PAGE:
Message Board | Rules

Thread: The Notion Club Papers

Bottom of Page    Message Board > Other... > The Notion Club Papers   
I was reading an essay by David Bratman entitled 'A Game of You - Yes, You' found in the new The Sandman Papers edited by Joe Sanders, when last night I ran into this:
"You have been foolish and unconsidered in your actions," Dream tells Thessaly, the witch-woman, near the end [of A Game of You by Neil Gaiman]. "You will hardly survive another century if you continue in this manner of behavior, lady"(170). The spell that enables her to travel causes a storm to rise in New York. Gaiman likens this storm to the tornado in The Wizard of Oz, a story referenced several times in A Game of You (Bender 116), but it reminds me more of the great English storm of 1987 so uncannily predicted by Tolkien in his unfinished novel of the 1940s, The Notion Club Papers.

Has anyone heard of this title by Professor, unfinished or otherwise?
For some reason the date of this thread's creation didn't show up under 'Other...' on the main menu, so this post is trying to force it. I'll delete this post following someone's reply to my above query.
I read it (though not recently); what there is of it anyway.

Basically The Notion Club Papers is supposed to be a surviving record of meetings of an Oxford society during 1986 and 1987. Part of the fictional framework includes a book 'Leaves from the Notion Club Papers' edited by a character called Howard Green and published in 2014. Green found the club's papers after Summer Examinations of 2012, which appeared to be incomplete reports of meetings from about 1980 to 1990. In a note to the second edition, Mr. Green notes the opinions of two other persons (these people having examined the manuscript of the papers) who say that the actual paper used, and style of writing, suggest the materials date to around the 'Six Years War' (The Second World War), further noting that the idiom of the dialogues is old-fashioned and does not represent with any fidelity the colloquial language of the 1980s or present.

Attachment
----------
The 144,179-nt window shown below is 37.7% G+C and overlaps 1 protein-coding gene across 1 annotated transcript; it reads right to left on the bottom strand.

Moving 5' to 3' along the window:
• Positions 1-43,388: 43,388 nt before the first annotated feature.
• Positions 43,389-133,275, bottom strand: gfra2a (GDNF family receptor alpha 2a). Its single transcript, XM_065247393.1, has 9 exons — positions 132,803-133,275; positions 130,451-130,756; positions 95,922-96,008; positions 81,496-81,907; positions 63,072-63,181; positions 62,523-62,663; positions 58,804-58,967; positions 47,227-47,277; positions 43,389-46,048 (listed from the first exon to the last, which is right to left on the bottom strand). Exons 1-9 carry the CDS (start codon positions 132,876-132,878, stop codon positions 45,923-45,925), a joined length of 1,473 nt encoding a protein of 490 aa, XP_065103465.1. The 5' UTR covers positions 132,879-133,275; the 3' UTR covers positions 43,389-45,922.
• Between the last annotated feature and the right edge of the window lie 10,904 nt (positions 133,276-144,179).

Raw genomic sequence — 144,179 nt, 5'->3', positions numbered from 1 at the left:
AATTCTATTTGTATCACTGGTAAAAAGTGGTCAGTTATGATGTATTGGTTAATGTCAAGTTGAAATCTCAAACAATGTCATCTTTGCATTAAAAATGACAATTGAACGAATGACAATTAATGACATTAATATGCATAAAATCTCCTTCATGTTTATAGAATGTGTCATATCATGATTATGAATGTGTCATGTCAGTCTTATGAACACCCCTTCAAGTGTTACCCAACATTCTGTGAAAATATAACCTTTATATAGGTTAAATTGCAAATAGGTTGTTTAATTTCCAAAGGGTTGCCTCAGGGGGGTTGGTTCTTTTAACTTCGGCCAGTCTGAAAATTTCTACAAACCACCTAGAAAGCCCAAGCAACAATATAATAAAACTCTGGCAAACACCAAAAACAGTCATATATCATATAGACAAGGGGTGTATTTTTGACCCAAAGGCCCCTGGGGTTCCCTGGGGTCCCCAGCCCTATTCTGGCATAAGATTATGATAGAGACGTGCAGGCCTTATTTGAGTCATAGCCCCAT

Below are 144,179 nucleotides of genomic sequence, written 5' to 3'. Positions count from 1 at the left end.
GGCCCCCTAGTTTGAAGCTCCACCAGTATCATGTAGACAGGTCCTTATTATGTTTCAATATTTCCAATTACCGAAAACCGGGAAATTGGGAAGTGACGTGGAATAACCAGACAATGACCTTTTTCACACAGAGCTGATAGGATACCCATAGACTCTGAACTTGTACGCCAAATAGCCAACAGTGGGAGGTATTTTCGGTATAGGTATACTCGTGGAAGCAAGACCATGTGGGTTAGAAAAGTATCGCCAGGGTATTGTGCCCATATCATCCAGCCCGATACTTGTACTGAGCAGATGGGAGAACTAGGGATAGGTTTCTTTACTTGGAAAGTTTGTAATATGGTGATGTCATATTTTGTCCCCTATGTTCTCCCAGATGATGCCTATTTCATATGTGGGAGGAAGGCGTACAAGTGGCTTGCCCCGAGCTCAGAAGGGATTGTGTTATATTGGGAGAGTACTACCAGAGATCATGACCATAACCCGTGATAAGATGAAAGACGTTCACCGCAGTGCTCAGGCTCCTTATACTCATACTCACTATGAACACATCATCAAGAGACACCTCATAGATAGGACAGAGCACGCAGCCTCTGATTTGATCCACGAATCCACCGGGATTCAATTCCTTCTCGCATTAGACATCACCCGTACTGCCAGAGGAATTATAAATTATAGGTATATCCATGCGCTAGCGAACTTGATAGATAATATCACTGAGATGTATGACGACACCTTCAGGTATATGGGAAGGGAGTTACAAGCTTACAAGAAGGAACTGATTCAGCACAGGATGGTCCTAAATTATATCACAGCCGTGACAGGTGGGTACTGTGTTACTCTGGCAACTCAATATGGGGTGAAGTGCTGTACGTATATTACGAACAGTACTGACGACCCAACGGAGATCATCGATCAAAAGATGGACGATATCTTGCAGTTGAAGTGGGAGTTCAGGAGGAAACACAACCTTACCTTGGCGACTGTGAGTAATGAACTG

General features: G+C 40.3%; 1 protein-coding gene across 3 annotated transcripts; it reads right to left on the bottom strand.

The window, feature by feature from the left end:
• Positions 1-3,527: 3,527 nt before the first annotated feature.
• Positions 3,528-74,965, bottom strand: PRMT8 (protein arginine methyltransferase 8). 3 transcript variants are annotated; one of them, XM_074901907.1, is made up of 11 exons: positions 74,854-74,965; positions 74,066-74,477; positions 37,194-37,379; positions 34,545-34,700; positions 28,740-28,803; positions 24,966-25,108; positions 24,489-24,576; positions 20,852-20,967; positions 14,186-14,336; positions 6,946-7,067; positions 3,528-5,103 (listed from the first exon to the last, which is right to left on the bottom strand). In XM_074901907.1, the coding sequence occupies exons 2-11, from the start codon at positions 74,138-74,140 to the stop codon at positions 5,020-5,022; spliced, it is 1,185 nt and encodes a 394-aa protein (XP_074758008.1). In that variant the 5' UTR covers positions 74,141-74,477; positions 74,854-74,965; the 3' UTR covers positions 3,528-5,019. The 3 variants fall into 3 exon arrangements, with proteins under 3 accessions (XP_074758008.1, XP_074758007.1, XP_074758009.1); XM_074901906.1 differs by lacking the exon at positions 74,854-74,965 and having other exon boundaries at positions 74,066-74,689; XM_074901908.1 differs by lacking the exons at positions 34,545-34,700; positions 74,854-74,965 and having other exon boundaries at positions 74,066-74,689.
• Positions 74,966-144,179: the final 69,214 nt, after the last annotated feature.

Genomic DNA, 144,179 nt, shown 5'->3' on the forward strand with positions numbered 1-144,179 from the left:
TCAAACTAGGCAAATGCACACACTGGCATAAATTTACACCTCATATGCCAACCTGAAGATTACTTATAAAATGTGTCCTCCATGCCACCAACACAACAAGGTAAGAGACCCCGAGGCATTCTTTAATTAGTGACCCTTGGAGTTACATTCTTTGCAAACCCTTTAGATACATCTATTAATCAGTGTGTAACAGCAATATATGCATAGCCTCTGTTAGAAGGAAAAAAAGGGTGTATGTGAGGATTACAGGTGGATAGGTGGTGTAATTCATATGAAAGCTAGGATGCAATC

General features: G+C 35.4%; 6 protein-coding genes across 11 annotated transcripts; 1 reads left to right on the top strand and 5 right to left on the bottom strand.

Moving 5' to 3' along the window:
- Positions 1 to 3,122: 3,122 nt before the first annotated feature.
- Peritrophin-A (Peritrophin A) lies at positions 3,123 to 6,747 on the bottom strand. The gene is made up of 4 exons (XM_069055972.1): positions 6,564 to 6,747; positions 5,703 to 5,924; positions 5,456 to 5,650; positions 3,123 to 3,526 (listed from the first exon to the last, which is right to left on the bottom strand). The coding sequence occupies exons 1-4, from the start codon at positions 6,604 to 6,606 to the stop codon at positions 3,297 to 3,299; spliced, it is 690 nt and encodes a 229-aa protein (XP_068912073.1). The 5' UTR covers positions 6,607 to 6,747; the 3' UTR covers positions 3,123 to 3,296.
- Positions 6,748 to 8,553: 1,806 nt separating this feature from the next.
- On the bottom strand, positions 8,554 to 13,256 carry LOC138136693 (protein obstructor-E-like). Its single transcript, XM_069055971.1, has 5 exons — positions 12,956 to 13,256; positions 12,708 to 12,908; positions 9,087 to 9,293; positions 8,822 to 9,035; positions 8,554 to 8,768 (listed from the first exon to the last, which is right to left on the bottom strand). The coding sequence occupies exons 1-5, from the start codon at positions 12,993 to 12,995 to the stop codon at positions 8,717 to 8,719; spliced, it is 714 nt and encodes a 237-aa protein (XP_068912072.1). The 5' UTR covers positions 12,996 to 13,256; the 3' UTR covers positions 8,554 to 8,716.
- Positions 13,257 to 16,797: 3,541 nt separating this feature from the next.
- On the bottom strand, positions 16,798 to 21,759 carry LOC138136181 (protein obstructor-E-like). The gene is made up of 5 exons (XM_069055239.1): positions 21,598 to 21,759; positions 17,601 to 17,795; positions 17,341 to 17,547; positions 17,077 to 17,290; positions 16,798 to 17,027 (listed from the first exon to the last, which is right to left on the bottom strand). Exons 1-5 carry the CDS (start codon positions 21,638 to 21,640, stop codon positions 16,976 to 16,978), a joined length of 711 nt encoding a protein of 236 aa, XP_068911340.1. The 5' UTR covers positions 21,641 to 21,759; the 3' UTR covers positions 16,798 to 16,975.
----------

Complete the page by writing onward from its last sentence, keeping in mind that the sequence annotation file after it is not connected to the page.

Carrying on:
Anyway, since the storm was brought up in that quote, in the actual entries, under night 67, June 12th 1987, a great storm hits one of the meetings, and a character named Lowdham went up to another named Jeremy 'who was cowering against the wall, and he took his hands.' And...

'Come, Abraz’n!' he said. There is work to do. Let us look to our folk and see to our courses, before it is too late!'

'It is too late Nimruz’r,' said Jeremy. The Valar hate us. Only darkness awaits us.'

And they run out, while the rest of the group sat huddled in candle-light for three hours as the storm raged. Christopher Tolkien notes that his father's 'prevision' was only out by four months, as 'the greatest storm in living memory struck southern England, causing vast damage, on October 16th.'

'... and published in 2014'


Yes we could publish these, put should i say CT, because he is like almost 90?